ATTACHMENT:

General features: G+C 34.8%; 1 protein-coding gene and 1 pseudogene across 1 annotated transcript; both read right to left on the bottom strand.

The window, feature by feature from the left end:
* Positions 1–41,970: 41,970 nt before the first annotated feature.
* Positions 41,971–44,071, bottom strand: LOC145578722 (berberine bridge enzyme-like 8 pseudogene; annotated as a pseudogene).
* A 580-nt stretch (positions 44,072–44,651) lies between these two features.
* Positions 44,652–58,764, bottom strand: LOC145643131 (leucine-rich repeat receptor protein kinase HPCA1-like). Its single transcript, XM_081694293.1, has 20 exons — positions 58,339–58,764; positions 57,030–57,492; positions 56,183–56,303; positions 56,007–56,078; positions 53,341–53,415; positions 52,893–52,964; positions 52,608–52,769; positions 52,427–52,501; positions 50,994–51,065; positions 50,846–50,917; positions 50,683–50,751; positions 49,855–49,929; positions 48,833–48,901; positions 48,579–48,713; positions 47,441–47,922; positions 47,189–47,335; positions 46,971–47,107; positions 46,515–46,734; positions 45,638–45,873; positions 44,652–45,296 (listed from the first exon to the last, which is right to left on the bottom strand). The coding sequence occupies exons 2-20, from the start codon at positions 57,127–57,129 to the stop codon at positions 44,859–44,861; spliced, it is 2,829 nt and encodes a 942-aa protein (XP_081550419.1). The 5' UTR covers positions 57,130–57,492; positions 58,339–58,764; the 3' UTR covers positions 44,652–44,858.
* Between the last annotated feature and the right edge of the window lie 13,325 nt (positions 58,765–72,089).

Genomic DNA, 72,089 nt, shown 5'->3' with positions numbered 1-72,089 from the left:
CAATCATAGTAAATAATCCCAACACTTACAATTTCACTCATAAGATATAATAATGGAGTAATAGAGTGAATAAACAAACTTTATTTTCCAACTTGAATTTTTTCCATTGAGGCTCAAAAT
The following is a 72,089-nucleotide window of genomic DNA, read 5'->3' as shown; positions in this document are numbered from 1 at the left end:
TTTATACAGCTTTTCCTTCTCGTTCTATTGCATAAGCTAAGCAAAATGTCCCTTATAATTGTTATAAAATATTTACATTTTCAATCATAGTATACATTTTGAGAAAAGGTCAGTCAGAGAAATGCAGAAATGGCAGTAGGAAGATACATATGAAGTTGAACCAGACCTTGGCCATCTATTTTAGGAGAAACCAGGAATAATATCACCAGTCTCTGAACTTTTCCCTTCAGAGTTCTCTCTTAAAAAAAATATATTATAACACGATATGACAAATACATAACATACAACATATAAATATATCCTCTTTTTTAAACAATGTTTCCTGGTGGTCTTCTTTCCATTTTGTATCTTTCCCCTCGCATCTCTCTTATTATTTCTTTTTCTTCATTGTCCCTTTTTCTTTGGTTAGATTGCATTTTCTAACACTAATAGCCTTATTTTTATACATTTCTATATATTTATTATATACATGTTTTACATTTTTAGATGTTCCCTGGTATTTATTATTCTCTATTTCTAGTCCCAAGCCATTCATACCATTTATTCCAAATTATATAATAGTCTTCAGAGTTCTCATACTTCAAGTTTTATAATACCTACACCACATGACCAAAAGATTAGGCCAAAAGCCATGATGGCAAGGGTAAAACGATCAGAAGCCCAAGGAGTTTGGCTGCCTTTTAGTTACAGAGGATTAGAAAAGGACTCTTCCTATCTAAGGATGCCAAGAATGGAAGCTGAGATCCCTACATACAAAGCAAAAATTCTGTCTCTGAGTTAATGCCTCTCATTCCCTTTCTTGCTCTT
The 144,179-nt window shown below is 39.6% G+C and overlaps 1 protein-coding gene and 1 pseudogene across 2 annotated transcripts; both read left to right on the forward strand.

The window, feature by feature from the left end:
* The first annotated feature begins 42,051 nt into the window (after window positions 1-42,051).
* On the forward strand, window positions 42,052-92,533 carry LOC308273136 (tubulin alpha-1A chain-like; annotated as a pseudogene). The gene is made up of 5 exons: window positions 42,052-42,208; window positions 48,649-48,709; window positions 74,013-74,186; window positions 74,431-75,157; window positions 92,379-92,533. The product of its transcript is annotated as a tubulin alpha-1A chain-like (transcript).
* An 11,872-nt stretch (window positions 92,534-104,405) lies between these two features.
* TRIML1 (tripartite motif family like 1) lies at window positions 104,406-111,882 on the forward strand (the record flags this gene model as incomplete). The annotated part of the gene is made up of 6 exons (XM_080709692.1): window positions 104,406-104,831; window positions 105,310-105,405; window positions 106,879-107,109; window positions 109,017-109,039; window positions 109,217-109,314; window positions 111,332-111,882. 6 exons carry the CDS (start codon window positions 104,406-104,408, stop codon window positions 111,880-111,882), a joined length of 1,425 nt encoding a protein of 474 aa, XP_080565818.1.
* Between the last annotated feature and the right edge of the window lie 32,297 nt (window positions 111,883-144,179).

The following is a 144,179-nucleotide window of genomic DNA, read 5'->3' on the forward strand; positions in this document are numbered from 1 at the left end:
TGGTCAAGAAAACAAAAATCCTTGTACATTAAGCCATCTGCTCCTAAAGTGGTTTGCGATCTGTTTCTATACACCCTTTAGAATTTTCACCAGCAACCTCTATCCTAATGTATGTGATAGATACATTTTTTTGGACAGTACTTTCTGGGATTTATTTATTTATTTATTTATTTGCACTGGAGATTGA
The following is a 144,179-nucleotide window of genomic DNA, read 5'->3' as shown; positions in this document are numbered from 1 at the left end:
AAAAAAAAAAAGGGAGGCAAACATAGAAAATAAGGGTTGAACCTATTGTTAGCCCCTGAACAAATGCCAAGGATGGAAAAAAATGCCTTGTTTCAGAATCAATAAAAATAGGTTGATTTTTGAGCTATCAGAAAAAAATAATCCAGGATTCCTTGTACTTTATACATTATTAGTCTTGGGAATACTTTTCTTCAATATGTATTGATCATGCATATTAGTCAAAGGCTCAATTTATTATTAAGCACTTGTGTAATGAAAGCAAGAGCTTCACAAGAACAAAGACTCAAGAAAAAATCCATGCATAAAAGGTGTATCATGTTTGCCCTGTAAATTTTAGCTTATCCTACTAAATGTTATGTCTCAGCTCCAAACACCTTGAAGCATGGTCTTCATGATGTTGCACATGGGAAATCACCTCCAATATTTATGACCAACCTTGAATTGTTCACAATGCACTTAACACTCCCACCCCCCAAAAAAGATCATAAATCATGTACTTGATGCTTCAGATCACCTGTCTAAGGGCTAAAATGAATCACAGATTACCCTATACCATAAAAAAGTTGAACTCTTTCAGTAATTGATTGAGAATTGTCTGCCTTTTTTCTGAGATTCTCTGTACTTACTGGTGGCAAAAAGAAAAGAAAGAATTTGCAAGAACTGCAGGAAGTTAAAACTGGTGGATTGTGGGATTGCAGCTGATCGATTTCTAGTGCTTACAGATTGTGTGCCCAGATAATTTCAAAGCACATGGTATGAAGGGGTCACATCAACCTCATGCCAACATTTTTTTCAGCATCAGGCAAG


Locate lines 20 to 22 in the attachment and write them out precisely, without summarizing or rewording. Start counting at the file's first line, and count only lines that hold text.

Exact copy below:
TGGTCAAGAAAACAAAAATCCTTGTACATTAAGCCATCTGCTCCTAAAGTGGTTTGCGATCTGTTTCTATACACCCTTTAGAATTTTCACCAGCAACCTCTATCCTAATGTATGTGATAGATACATTTTTTTGGACAGTACTTTCTGGGATTTATTTATTTATTTATTTATTTGCACTGGAGATTGA
The following is a 144,179-nucleotide window of genomic DNA, read 5'->3' as shown; positions in this document are numbered from 1 at the left end:
AAAAAAAAAAAGGGAGGCAAACATAGAAAATAAGGGTTGAACCTATTGTTAGCCCCTGAACAAATGCCAAGGATGGAAAAAAATGCCTTGTTTCAGAATCAATAAAAATAGGTTGATTTTTGAGCTATCAGAAAAAAATAATCCAGGATTCCTTGTACTTTATACATTATTAGTCTTGGGAATACTTTTCTTCAATATGTATTGATCATGCATATTAGTCAAAGGCTCAATTTATTATTAAGCACTTGTGTAATGAAAGCAAGAGCTTCACAAGAACAAAGACTCAAGAAAAAATCCATGCATAAAAGGTGTATCATGTTTGCCCTGTAAATTTTAGCTTATCCTACTAAATGTTATGTCTCAGCTCCAAACACCTTGAAGCATGGTCTTCATGATGTTGCACATGGGAAATCACCTCCAATATTTATGACCAACCTTGAATTGTTCACAATGCACTTAACACTCCCACCCCCCAAAAAAGATCATAAATCATGTACTTGATGCTTCAGATCACCTGTCTAAGGGCTAAAATGAATCACAGATTACCCTATACCATAAAAAAGTTGAACTCTTTCAGTAATTGATTGAGAATTGTCTGCCTTTTTTCTGAGATTCTCTGTACTTACTGGTGGCAAAAAGAAAAGAAAGAATTTGCAAGAACTGCAGGAAGTTAAAACTGGTGGATTGTGGGATTGCAGCTGATCGATTTCTAGTGCTTACAGATTGTGTGCCCAGATAATTTCAAAGCACATGGTATGAAGGGGTCACATCAACCTCATGCCAACATTTTTTTCAGCATCAGGCAAG